Report: New thinking needed to break cycle of incarceration of mentally ill populations
March 9, 2016 by Nadine Ono
San Quentin State Prison (Photo Credit: Zboralski/Wikimedia)
Work being done in how California counties deal with the incarcerated mentally ill points toward a movement here and across the country to create smarter criminal justice policies.
A significant percentage of inmates in jails and prisons across the country suffer from mental illness, which is straining the limited resources of many over-burdened systems. Special populations such as the mentally ill increase the costs of incarceration because they typically cycle through the system more frequently, often stay longer and are in need of more services.
Several California counties facing court-ordered caps on their jail populations are looking at better ways to deal with the mentally ill population in its jails. It is also one of the areas of focus of CA Fwd’s Justice System Change Initiative (J-SCI), which is currently partnered with Riverside, San Bernardino and El Dorado counties to lower jail populations by transforming their criminal justice systems.
A report issued earlier this year from the Vera Institute for Justice outlines a framework in which the mental health and criminal justice fields can collaborate to develop programs aimed at reducing recidivism among the mentally ill.
“The Vera report supports our work in J-SCI because it really points out how underdeveloped our community systems are to deal with the forensic mental health population,” said Kathy Jett, J-SCI policy consultant. “We need to really expand the services that are available to individuals leaving incarceration and prevent them from being incarcerated to begin with.”
According to the report, 15 percent of men and nearly a third of the women in jails and prisons have serious mental illness. Researchers found the rate of serious mental illness in state prison populations is two to four times higher than the populations in the community at large. The mentally ill face a number of additional factors that may put them in contact with the criminal justice system and then keep them cycling through jail. Those factors can include poverty, homelessness, unemployment and a lack of family or community engagement.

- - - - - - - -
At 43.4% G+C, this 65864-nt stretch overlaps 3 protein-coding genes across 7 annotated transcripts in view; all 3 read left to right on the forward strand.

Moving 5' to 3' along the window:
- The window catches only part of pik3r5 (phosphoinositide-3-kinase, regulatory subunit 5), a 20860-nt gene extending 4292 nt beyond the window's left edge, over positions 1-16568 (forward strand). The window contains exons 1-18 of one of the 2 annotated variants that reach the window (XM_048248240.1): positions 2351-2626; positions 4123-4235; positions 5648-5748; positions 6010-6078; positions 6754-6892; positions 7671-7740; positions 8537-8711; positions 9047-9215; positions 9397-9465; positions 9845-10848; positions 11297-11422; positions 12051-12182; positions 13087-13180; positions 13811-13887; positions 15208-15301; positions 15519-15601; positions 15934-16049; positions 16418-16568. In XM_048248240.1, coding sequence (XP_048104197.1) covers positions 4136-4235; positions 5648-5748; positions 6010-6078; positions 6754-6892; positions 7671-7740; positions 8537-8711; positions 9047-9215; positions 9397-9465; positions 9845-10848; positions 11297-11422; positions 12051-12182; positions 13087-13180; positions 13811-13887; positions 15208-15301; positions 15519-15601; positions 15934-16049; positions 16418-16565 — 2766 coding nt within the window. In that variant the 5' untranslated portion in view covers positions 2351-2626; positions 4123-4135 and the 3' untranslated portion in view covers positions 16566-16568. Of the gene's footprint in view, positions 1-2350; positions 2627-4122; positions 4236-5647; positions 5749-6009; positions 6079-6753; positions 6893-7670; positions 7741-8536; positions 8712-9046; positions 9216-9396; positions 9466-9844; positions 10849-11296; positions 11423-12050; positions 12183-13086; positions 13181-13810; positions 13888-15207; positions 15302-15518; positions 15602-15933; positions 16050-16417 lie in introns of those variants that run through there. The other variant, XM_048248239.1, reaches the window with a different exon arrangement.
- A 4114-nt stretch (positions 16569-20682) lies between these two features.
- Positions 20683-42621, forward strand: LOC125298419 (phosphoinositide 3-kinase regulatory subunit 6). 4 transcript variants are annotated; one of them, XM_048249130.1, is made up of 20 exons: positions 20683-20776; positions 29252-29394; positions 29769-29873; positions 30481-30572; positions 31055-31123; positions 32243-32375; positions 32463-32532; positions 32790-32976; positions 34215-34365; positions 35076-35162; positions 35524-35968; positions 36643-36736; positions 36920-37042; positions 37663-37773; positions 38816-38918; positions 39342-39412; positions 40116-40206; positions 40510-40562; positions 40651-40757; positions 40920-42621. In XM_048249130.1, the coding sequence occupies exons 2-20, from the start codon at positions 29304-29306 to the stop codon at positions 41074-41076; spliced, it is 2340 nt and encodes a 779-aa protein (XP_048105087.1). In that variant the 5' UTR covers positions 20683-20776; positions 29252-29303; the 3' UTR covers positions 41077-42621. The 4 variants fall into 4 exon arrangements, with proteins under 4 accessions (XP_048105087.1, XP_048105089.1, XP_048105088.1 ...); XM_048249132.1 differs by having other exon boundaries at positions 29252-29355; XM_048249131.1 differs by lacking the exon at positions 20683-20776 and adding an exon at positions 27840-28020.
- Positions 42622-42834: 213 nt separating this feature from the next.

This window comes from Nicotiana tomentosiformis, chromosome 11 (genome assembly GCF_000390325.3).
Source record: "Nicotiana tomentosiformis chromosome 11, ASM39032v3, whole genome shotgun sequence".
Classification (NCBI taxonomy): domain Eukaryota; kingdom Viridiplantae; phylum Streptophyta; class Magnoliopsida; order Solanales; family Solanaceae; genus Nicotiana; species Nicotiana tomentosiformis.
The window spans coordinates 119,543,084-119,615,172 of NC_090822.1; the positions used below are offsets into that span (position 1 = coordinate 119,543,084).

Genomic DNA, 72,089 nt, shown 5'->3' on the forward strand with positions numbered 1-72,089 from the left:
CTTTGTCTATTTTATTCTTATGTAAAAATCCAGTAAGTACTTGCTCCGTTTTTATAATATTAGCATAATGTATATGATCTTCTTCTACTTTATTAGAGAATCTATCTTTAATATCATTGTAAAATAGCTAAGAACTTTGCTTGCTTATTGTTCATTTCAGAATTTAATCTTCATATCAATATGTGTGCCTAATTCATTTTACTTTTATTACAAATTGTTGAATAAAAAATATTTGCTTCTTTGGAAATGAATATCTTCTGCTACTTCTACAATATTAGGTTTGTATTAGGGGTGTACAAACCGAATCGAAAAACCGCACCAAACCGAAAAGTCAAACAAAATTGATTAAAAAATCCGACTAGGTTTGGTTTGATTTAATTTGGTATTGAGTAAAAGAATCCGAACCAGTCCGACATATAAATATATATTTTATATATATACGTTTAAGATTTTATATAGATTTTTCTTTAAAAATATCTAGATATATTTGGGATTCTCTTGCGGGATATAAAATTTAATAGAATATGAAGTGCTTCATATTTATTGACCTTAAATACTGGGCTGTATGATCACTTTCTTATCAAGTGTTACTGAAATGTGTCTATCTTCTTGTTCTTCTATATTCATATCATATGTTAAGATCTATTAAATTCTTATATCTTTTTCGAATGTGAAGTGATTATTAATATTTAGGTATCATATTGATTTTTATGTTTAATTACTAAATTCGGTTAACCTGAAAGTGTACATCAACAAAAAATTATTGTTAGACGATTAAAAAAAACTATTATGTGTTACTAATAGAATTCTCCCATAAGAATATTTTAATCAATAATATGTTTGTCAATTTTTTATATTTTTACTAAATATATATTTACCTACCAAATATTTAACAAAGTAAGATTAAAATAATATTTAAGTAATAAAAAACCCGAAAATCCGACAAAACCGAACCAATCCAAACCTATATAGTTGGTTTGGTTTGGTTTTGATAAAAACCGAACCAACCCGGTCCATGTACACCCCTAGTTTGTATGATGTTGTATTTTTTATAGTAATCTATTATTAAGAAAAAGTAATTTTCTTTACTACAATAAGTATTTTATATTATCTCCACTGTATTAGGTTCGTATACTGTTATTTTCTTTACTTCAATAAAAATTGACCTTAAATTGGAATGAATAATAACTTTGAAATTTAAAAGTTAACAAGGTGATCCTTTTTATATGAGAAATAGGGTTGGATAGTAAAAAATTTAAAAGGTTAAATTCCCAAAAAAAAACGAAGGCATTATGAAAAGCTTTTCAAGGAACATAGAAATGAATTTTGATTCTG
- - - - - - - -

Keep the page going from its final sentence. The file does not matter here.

The report’s framework for addressing the problem is based on prevention and early intervention as well as recovery-oriented practice and evidence-informed care, which examines risk factors faced by the inmates.
"The Vera report really speaks to the fact that most of our interventions have been case management oriented and that’s not really adequate to keep this population from being re-incarcerated," said Jett. "We really need to look at a lot of the environmental issues such as housing, and what are they doing with their free time, including them in classes, including them in work skills, studies and education and these are typically not what case management programs have done.”
Jett added that it takes a dedicated team including members from the mental health and probation departments, among others, to work with this population to prevent recidivism.
Some counties across the state are working toward lowering their mentally ill incarcerated population, including Los Angeles County. Last year, District Attorney Jackie Lacey created a comprehensive plan to safely divert the mentally ill offenders from jail. The plan includes mental health training for law enforcement officers to better interact with the mentally ill, as well as plans to work with more community-based organizations to house and treat mentally ill individuals, thus keeping them out of jail.
The county’s Board of Supervisors also approved and funded a separate plan to divert 1,000 low-level mentally ill inmates from the jails by creating an Office of Diversion and Re-Entry within the Department of Health Services.
The work being done through the J-SCI partnerships and in counties such as Los Angeles show more agencies are critically examining corrections policies including the handling of mentally ill inmates. The authors of the Vera report hope their framework will open the doors to new ways of thinking about the relationship between the mentally ill and the criminal justice system and possibly lead to system-wide reform.